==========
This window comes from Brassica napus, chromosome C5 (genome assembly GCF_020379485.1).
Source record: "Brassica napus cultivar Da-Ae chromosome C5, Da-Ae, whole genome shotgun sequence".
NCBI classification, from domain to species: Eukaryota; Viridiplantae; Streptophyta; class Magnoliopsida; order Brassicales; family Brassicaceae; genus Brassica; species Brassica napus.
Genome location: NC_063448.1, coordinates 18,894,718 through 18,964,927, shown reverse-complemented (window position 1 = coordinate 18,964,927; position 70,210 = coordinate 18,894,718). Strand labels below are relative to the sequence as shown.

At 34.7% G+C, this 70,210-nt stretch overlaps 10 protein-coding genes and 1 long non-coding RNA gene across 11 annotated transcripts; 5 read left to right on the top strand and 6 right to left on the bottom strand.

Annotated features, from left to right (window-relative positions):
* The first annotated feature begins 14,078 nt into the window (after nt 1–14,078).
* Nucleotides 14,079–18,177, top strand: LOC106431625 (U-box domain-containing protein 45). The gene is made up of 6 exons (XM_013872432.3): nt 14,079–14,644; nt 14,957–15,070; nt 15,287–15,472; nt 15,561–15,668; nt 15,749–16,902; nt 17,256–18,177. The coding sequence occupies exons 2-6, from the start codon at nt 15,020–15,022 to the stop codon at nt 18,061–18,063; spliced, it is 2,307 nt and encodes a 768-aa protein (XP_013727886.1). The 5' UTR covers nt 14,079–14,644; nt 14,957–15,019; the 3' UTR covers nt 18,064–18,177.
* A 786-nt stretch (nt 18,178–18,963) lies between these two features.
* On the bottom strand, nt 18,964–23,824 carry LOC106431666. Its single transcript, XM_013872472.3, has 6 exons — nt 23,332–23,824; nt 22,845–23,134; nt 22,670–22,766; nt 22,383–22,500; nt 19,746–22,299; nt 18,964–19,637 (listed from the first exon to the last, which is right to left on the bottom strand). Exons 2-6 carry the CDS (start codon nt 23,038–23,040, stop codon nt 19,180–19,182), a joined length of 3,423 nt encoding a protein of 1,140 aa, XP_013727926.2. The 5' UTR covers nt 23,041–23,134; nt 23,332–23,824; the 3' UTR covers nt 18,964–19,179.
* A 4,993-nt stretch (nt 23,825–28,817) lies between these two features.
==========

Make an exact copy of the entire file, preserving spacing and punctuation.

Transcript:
This window comes from Brassica napus, chromosome C5 (genome assembly GCF_020379485.1).
Source record: "Brassica napus cultivar Da-Ae chromosome C5, Da-Ae, whole genome shotgun sequence".
NCBI classification, from domain to species: Eukaryota; Viridiplantae; Streptophyta; class Magnoliopsida; order Brassicales; family Brassicaceae; genus Brassica; species Brassica napus.
Genome location: NC_063448.1, coordinates 18,894,718 through 18,964,927, shown reverse-complemented (window position 1 = coordinate 18,964,927; position 70,210 = coordinate 18,894,718). Strand labels below are relative to the sequence as shown.

At 34.7% G+C, this 70,210-nt stretch overlaps 10 protein-coding genes and 1 long non-coding RNA gene across 11 annotated transcripts; 5 read left to right on the top strand and 6 right to left on the bottom strand.

Annotated features, from left to right (window-relative positions):
* The first annotated feature begins 14,078 nt into the window (after nt 1–14,078).
* Nucleotides 14,079–18,177, top strand: LOC106431625 (U-box domain-containing protein 45). The gene is made up of 6 exons (XM_013872432.3): nt 14,079–14,644; nt 14,957–15,070; nt 15,287–15,472; nt 15,561–15,668; nt 15,749–16,902; nt 17,256–18,177. The coding sequence occupies exons 2-6, from the start codon at nt 15,020–15,022 to the stop codon at nt 18,061–18,063; spliced, it is 2,307 nt and encodes a 768-aa protein (XP_013727886.1). The 5' UTR covers nt 14,079–14,644; nt 14,957–15,019; the 3' UTR covers nt 18,064–18,177.
* A 786-nt stretch (nt 18,178–18,963) lies between these two features.
* On the bottom strand, nt 18,964–23,824 carry LOC106431666. Its single transcript, XM_013872472.3, has 6 exons — nt 23,332–23,824; nt 22,845–23,134; nt 22,670–22,766; nt 22,383–22,500; nt 19,746–22,299; nt 18,964–19,637 (listed from the first exon to the last, which is right to left on the bottom strand). Exons 2-6 carry the CDS (start codon nt 23,038–23,040, stop codon nt 19,180–19,182), a joined length of 3,423 nt encoding a protein of 1,140 aa, XP_013727926.2. The 5' UTR covers nt 23,041–23,134; nt 23,332–23,824; the 3' UTR covers nt 18,964–19,179.
* A 4,993-nt stretch (nt 23,825–28,817) lies between these two features.